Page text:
Going Toe To Toe With Payday

, , , , , | Right | December 9, 2018

(I am working the reception desk at my vet clinic. Our policy is to not schedule appointments for clients who have large outstanding bills. I am relatively inexperienced at appointment scheduling, and I really should have asked the client’s name before telling her what we had available. This happens on a Wednesday. The phone rings.)

Me: “[Clinic]. This is [My Name]; how can I help you?”

Client: “Hi. My cat may have injured his toe; do you have any openings on Saturday?”

Me: “Unfortunately, we are closed this Saturday, but we do have an opening on Monday morning at eight o’clock.”

Client: “I’ll take it.”

Me: “Great. Can I have your name, please?”

Client: “It’s [Client].”

(I pull up her account and see that she has an outstanding balance of well over $1000. Someone even flagged her account to make sure we don’t provide any more services to her until she pays us.)

Me: “I’m sorry, ma’am, but we unfortunately cannot schedule an appointment for you until you pay off a significant portion of your balance.”

Client: “I’m going to make a payment on Friday.”

Me: “I’m sorry, but I can’t schedule you until that payment is made.”

Client: “But I don’t get paid until Friday, and by then, that Monday opening will be taken!”

Me: “While that particular appointment may be taken by Friday, we have other openings next week. However, I cannot schedule you until you have paid off a significant portion of your balance.”

(This goes on for another two or three rounds of her saying she’ll make a payment on Friday and me reiterating that I can’t schedule her until she pays. Finally, I convince her that I’m really not going to schedule her appointment until she pays us.)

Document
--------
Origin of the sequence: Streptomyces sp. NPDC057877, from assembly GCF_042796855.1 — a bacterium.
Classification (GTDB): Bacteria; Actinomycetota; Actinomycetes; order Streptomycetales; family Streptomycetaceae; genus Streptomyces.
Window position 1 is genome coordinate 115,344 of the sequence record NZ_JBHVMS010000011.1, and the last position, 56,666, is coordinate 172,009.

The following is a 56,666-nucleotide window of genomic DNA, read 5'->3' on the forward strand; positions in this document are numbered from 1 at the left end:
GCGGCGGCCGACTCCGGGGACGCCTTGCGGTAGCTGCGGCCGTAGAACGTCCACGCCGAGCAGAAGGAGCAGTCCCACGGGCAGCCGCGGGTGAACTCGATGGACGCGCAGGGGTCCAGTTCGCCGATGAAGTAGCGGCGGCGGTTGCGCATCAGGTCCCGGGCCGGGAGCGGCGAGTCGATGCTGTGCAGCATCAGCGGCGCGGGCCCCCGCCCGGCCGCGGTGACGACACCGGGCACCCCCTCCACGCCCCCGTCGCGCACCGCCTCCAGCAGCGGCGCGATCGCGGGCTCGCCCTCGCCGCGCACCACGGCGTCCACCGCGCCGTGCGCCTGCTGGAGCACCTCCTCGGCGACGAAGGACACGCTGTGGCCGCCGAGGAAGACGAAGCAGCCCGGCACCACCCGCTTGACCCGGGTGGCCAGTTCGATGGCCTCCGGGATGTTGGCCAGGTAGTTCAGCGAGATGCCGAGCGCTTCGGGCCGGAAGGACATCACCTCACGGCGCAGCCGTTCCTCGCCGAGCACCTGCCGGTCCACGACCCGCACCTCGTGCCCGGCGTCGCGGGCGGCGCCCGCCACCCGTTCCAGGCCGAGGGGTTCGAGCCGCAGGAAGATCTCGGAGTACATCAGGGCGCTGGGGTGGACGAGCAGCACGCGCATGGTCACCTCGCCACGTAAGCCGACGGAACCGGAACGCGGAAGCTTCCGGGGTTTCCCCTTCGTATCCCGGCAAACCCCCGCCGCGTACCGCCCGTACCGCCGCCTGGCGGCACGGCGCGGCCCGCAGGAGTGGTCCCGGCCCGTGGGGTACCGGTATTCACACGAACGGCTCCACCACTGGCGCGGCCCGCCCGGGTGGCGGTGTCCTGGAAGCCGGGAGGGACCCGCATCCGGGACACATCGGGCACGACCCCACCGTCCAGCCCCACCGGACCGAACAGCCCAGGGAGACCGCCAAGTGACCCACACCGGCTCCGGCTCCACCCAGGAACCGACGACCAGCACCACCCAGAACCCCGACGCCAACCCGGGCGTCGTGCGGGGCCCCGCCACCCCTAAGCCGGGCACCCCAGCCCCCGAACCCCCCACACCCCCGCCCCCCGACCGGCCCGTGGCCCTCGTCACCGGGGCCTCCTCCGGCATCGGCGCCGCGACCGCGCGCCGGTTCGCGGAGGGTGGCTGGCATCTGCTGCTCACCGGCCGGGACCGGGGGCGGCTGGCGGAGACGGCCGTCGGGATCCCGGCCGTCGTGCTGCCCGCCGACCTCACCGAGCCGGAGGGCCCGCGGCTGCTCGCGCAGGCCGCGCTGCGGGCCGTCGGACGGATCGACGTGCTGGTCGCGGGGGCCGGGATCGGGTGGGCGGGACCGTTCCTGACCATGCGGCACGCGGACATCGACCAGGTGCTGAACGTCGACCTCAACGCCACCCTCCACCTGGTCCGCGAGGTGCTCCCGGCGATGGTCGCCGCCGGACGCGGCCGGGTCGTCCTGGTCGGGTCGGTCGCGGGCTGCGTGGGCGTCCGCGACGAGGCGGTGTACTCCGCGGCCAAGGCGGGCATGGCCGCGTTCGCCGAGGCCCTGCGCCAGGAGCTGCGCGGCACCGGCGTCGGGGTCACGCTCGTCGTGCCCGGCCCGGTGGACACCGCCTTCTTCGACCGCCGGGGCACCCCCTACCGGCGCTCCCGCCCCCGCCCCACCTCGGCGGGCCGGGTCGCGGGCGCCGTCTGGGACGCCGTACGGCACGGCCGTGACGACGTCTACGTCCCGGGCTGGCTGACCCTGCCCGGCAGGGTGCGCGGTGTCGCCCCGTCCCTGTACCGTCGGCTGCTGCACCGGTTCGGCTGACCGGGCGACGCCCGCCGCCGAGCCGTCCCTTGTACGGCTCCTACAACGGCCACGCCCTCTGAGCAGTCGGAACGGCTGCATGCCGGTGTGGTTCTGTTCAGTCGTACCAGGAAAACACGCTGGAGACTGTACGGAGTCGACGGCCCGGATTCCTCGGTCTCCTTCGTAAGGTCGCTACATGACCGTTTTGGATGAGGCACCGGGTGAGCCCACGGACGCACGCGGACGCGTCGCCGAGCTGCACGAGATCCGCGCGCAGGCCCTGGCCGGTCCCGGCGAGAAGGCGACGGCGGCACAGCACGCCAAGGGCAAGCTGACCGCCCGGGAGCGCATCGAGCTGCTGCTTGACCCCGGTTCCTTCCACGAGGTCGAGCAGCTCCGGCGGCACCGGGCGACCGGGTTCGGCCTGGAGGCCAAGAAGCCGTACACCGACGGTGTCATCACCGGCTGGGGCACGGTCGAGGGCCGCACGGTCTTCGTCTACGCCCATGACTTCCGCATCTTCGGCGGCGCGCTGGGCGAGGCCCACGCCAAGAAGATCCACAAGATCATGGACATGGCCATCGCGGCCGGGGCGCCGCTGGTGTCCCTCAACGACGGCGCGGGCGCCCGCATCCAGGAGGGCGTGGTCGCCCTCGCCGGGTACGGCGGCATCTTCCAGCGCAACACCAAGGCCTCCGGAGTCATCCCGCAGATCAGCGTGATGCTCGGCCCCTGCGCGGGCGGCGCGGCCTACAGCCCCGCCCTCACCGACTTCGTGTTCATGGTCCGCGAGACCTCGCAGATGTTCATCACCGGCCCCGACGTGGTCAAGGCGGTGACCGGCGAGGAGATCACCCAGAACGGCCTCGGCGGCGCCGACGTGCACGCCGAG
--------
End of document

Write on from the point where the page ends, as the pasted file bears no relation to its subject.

Client: “Well, I guess my cat will just have to suffer, then!”

Me: “Goodbye, ma’am.”

Carrying On And On About The Tray

, , , , , | Working | December 9, 2018

(I am 19 and starting a new serving job at a casual restaurant in my small town. The woman training me micromanages how I do every single task, which is usually good for how I learn, but then we talk about carrying a tray.)

Trainer: *showing me how to carry a large tray* “Keep your palm flat, carry it in the center, and make sure you load it evenly — heavy stuff in the middle. We’ll talk more about loading it in a bit. Go ahead and grab an empty tray and try it out.”

(I grab a tray and balance it with my right hand while walking, without issues.)

Trainer: “Okay, good. Wait. Are you right-handed or left-handed?”

Me: “I’m right-handed.”

Trainer: “You should be carrying with your left, then, so you can use your right, the dominant hand, to open up the folding stand or unload your tray.”

Me: “Really? Huh. Well, it feels better using my right. Shouldn’t I use my strongest arm?”

Trainer: “Yes, but that should be— Wait, now I’m not sure. Hold on.”

(She holds the tray, first using her right hand, then her left.)

Trainer: “No, you really should keep your dominant hand free. See? Watch me.”

(She demonstrates again, and then another coworker walks out of the kitchen with a tray of food.)

Trainer: “See? [Coworker #1] is using her left hand to carry a tray. Oh! And here comes [Coworker #2]. Hey! Show [My Name] how to carry a tray.”

Coworker #2: “Uh, okay?” *picks up tray and balances with left hand*

Trainer: “SEE! She carries with her left hand!”

Coworker #2: *to me* “Are you left-handed?”

Me: “Nope.”